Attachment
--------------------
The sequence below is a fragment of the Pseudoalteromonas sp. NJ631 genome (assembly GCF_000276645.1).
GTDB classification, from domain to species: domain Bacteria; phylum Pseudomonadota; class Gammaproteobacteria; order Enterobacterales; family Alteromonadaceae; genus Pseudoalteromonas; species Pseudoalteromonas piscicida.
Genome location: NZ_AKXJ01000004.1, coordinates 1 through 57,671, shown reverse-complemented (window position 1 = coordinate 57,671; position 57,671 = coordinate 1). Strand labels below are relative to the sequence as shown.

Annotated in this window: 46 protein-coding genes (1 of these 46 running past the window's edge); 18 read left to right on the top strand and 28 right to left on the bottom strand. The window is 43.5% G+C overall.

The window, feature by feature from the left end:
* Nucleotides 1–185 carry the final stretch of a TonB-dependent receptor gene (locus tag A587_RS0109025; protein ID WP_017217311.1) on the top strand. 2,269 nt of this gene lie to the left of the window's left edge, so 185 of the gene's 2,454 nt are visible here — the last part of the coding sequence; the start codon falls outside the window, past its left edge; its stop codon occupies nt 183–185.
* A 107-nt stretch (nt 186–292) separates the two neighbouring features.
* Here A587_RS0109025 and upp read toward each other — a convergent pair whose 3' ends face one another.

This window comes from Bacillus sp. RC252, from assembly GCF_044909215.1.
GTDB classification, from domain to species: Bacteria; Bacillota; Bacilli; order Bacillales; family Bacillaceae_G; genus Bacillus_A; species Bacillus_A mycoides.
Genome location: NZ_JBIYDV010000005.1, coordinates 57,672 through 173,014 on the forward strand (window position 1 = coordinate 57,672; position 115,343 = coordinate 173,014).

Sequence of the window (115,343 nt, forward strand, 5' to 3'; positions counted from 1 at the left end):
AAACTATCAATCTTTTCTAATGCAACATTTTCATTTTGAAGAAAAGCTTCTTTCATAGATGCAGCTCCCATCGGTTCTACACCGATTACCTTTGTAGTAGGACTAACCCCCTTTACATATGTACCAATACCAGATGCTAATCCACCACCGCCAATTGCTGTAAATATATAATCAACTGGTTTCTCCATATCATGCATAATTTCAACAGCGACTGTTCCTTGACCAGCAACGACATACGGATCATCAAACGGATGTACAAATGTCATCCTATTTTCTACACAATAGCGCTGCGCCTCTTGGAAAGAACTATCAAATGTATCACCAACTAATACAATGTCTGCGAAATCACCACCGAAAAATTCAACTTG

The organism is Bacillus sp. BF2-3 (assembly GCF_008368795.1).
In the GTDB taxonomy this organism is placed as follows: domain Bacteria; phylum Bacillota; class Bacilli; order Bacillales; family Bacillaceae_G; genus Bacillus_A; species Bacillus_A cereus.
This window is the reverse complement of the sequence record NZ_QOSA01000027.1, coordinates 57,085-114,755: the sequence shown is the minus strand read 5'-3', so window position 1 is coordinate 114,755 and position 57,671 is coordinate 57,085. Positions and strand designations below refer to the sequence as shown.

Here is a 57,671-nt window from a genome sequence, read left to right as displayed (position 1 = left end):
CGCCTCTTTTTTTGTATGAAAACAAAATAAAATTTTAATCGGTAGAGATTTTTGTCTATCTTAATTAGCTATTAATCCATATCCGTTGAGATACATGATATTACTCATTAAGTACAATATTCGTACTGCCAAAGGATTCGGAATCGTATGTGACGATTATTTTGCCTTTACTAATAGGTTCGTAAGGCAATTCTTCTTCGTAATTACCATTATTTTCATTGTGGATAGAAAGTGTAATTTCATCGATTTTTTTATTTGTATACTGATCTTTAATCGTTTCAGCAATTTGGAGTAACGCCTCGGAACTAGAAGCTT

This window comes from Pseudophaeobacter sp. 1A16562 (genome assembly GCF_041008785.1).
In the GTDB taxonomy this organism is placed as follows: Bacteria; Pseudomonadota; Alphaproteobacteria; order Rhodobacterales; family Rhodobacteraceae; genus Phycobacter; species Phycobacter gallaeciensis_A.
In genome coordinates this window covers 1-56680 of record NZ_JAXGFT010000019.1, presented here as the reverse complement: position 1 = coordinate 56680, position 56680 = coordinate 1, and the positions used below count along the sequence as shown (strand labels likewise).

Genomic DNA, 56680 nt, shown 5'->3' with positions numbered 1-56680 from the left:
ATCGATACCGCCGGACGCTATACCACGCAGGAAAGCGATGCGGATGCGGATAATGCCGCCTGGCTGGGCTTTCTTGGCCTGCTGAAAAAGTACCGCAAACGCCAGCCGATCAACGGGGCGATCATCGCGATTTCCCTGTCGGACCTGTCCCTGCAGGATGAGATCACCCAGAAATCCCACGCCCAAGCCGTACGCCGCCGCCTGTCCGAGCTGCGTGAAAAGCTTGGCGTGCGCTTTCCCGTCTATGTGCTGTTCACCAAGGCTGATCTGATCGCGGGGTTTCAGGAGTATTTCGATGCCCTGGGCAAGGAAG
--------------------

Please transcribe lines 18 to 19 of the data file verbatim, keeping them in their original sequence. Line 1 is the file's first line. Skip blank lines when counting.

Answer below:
CGCCTCTTTTTTTGTATGAAAACAAAATAAAATTTTAATCGGTAGAGATTTTTGTCTATCTTAATTAGCTATTAATCCATATCCGTTGAGATACATGATATTACTCATTAAGTACAATATTCGTACTGCCAAAGGATTCGGAATCGTATGTGACGATTATTTTGCCTTTACTAATAGGTTCGTAAGGCAATTCTTCTTCGTAATTACCATTATTTTCATTGTGGATAGAAAGTGTAATTTCATCGATTTTTTTATTTGTATACTGATCTTTAATCGTTTCAGCAATTTGGAGTAACGCCTCGGAACTAGAAGCTT

This window comes from Pseudophaeobacter sp. 1A16562 (genome assembly GCF_041008785.1).